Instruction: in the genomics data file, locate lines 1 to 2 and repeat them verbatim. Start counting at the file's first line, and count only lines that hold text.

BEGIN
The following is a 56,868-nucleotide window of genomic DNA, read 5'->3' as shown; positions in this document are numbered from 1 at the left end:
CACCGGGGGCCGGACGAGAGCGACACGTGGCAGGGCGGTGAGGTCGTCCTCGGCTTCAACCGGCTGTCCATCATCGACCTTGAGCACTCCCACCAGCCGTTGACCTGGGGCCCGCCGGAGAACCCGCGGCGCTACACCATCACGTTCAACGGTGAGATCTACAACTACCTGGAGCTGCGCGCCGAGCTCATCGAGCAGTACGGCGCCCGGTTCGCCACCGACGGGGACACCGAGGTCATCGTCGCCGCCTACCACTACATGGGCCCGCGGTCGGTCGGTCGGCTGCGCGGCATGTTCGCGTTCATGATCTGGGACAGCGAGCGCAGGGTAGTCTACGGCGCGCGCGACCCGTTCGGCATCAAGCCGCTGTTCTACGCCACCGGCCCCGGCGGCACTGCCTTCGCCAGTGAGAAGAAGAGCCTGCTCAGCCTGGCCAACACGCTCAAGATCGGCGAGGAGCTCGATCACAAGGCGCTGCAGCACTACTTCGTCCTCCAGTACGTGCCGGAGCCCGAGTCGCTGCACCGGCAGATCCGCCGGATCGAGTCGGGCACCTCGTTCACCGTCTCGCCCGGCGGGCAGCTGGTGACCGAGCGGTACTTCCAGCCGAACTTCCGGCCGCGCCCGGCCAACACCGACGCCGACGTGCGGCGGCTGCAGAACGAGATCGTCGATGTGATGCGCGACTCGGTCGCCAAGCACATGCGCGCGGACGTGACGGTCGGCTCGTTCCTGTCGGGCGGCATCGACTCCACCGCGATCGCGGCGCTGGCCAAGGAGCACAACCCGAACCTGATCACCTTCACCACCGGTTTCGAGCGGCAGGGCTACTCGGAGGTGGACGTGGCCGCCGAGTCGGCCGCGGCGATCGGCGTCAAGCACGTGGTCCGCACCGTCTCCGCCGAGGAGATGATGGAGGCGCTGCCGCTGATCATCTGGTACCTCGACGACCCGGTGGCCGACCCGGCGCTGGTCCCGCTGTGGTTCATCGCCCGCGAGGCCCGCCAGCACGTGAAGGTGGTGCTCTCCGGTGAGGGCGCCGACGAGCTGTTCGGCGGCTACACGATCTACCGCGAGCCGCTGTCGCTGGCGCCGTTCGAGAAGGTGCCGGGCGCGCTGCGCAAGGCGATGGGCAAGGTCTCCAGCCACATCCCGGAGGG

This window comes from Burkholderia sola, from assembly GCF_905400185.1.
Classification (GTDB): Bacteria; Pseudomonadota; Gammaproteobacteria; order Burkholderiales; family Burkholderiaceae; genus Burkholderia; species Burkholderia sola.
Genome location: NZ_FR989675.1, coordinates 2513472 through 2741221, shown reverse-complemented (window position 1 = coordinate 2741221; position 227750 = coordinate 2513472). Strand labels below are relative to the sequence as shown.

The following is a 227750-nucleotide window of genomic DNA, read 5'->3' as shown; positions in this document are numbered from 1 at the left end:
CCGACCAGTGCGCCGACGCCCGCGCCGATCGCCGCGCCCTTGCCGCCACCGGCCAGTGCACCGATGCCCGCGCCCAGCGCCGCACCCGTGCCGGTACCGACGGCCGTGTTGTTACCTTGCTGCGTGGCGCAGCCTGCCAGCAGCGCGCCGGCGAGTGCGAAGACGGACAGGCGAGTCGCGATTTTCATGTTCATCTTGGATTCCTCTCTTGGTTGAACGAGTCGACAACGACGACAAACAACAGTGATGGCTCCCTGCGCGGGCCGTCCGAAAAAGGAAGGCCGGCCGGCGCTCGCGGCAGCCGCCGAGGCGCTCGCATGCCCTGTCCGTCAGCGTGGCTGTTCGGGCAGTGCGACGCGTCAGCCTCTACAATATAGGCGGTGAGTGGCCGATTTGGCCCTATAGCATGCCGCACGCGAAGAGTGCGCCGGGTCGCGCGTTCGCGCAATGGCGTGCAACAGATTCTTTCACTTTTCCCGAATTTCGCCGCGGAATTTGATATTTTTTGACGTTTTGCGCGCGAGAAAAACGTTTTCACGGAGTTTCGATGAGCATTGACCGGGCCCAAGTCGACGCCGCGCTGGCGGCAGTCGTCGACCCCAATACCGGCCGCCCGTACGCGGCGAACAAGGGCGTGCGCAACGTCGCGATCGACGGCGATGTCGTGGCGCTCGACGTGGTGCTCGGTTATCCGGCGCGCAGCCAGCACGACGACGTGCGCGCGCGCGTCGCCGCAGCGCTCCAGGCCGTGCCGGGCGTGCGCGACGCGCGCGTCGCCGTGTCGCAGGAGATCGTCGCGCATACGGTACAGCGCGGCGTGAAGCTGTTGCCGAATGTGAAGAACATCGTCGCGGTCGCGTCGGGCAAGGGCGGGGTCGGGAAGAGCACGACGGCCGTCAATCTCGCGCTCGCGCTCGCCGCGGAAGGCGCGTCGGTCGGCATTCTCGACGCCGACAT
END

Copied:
The following is a 56,868-nucleotide window of genomic DNA, read 5'->3' as shown; positions in this document are numbered from 1 at the left end:
CACCGGGGGCCGGACGAGAGCGACACGTGGCAGGGCGGTGAGGTCGTCCTCGGCTTCAACCGGCTGTCCATCATCGACCTTGAGCACTCCCACCAGCCGTTGACCTGGGGCCCGCCGGAGAACCCGCGGCGCTACACCATCACGTTCAACGGTGAGATCTACAACTACCTGGAGCTGCGCGCCGAGCTCATCGAGCAGTACGGCGCCCGGTTCGCCACCGACGGGGACACCGAGGTCATCGTCGCCGCCTACCACTACATGGGCCCGCGGTCGGTCGGTCGGCTGCGCGGCATGTTCGCGTTCATGATCTGGGACAGCGAGCGCAGGGTAGTCTACGGCGCGCGCGACCCGTTCGGCATCAAGCCGCTGTTCTACGCCACCGGCCCCGGCGGCACTGCCTTCGCCAGTGAGAAGAAGAGCCTGCTCAGCCTGGCCAACACGCTCAAGATCGGCGAGGAGCTCGATCACAAGGCGCTGCAGCACTACTTCGTCCTCCAGTACGTGCCGGAGCCCGAGTCGCTGCACCGGCAGATCCGCCGGATCGAGTCGGGCACCTCGTTCACCGTCTCGCCCGGCGGGCAGCTGGTGACCGAGCGGTACTTCCAGCCGAACTTCCGGCCGCGCCCGGCCAACACCGACGCCGACGTGCGGCGGCTGCAGAACGAGATCGTCGATGTGATGCGCGACTCGGTCGCCAAGCACATGCGCGCGGACGTGACGGTCGGCTCGTTCCTGTCGGGCGGCATCGACTCCACCGCGATCGCGGCGCTGGCCAAGGAGCACAACCCGAACCTGATCACCTTCACCACCGGTTTCGAGCGGCAGGGCTACTCGGAGGTGGACGTGGCCGCCGAGTCGGCCGCGGCGATCGGCGTCAAGCACGTGGTCCGCACCGTCTCCGCCGAGGAGATGATGGAGGCGCTGCCGCTGATCATCTGGTACCTCGACGACCCGGTGGCCGACCCGGCGCTGGTCCCGCTGTGGTTCATCGCCCGCGAGGCCCGCCAGCACGTGAAGGTGGTGCTCTCCGGTGAGGGCGCCGACGAGCTGTTCGGCGGCTACACGATCTACCGCGAGCCGCTGTCGCTGGCGCCGTTCGAGAAGGTGCCGGGCGCGCTGCGCAAGGCGATGGGCAAGGTCTCCAGCCACATCCCGGAGGG